Litvak, a blogger dedicated to analyzing Gemara on his "Accidental
Talmudist" blog, has taken the famous Gemara of "The Longer Shorter Way"
and presented the Rebbe's fascinating explanation on it And, what's the
connection to Sefiras Ha'omer?
File Photo: Chabad Yom Kippur Minyan on the Cayman Islands.
As some of
you may know, this week is a big week for us Children of Abraham. It’s
Rosh Hashanah/Yom Kippur, our big holidays, when even if you don’t do
another Jewish thing all year, you gotta do this. We used to hate it as
kids, having to go to services FOUR WHOLE TIMES in the space of about 10
days. I guess as you get older, you don’t mind so much – either because
you like the ritual or because you’re getting close to your “Use By”
date and you want to have all the bases covered.
"The Roots of Violence: Wealth without work, Pleasure without conscience, Knowledge without character, Commerce without morality, Science without humanity, Worship without sacrifice, Politics without principles” (Mahatma Gandhi)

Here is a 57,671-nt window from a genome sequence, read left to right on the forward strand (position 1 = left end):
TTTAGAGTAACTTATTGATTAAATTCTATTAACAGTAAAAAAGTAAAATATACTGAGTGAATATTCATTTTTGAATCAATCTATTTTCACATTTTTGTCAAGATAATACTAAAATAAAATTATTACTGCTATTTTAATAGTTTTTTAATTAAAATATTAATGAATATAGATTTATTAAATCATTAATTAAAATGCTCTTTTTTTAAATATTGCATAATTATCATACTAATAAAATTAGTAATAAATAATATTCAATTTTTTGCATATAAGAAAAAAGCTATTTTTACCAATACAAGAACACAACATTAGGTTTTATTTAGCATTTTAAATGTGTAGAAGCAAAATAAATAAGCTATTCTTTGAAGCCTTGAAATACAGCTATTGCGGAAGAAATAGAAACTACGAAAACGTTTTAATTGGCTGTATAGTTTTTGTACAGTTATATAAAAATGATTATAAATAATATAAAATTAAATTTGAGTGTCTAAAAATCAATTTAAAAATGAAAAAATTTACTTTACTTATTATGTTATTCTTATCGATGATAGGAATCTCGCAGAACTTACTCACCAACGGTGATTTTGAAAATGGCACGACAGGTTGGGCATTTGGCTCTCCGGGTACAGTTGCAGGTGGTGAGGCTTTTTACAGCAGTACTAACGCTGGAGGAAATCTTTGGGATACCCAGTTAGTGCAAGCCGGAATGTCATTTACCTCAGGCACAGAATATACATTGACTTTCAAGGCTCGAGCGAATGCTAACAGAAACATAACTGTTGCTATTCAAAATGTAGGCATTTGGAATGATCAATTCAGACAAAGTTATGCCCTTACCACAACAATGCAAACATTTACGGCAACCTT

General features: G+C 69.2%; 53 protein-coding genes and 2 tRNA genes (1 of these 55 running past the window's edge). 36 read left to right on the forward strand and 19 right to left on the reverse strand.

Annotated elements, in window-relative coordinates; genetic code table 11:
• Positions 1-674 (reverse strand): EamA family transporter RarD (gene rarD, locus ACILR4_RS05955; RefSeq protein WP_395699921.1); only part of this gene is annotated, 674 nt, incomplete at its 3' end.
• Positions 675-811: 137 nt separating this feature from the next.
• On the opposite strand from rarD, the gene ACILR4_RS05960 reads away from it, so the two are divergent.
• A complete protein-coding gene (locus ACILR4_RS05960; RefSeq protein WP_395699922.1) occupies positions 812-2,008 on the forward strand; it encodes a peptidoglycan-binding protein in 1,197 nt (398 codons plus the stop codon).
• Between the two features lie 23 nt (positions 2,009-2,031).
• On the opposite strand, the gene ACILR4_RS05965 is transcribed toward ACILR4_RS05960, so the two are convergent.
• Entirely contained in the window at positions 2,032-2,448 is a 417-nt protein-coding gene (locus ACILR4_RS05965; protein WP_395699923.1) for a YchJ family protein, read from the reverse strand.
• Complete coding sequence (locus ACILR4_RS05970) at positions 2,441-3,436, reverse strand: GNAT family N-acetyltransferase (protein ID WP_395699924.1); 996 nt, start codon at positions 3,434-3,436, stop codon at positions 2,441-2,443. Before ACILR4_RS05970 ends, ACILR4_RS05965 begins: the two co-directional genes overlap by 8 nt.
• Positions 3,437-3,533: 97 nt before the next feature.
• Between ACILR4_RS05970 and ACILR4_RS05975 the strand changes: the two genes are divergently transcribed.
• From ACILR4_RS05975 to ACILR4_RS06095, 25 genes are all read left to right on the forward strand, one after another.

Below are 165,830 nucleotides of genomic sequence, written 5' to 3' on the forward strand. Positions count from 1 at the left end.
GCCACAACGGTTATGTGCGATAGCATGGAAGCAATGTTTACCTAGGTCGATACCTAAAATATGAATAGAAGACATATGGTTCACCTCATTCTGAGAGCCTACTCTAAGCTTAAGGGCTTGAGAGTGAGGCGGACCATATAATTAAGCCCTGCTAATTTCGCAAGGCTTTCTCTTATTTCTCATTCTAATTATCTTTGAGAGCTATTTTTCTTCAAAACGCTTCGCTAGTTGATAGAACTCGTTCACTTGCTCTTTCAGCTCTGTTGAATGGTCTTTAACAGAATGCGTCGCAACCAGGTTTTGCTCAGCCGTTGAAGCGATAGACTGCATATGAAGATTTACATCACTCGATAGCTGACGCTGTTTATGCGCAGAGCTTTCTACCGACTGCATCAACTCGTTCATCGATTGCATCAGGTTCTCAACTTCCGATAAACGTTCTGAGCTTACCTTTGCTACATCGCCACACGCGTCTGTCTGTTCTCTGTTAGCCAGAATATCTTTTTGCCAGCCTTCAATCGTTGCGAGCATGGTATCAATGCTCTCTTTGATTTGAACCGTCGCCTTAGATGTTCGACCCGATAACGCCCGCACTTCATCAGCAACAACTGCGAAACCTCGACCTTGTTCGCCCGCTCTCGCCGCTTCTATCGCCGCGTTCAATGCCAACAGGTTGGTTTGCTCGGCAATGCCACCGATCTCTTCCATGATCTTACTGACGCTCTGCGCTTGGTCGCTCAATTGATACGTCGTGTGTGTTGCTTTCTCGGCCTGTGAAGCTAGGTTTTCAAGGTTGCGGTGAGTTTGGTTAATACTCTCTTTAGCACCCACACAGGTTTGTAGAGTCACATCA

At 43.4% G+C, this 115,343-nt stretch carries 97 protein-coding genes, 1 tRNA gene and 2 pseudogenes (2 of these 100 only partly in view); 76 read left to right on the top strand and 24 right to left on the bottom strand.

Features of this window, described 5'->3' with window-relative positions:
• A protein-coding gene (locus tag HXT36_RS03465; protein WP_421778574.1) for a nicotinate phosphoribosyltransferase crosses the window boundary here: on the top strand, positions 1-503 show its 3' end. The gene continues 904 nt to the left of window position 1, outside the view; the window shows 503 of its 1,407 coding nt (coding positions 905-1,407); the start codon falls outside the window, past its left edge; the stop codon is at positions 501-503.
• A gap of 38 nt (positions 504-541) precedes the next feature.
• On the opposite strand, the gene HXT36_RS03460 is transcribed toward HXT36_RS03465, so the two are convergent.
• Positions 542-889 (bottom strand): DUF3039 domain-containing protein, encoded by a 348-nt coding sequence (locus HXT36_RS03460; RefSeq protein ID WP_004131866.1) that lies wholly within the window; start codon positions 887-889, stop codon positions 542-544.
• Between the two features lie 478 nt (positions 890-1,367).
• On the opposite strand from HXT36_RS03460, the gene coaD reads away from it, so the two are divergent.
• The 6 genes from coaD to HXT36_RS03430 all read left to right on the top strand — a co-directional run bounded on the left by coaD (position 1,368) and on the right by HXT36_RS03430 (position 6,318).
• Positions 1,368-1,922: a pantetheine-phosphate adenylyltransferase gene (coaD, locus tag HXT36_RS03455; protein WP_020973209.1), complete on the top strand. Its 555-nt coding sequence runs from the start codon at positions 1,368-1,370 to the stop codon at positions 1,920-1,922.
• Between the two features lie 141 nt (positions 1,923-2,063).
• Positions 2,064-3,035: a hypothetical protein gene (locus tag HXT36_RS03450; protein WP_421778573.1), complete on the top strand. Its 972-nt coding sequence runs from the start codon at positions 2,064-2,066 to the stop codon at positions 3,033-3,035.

The difference between ice-hockey athletes of today and those of yore, in a word, is helmets.
boys and their counselors gather in front of “770” for a memorial
service called Gimmel Tammuz: As the Chabad-Lubavitch website puts it:
"The anniversary of passing of the Lubavitcher Rebbe, Rabbi Menachem
Mendel Schneerson of righteous memory.
better part of July, my wife and I and our two youngest children were at
a Hasidic camp for boys. My wife was employed there for the month as a
camp nurse, and our oldest boy, aged nine, was there attending camp for
the first time at a sleep-away camp. (I did some writing, working on my
novel.) It was a good trial to see if he would like it. Actually, we
weren't far from him, but he was still in a bunk with other boys his own
age. We were curious and slightly nervous how well he would fit in with
the other boys, who were outwardly more religiously observant than our
“Always vote for principle, though you may vote alone, and you may cherish the sweetest reflection that your vote is never lost.” (John Quincy Adams)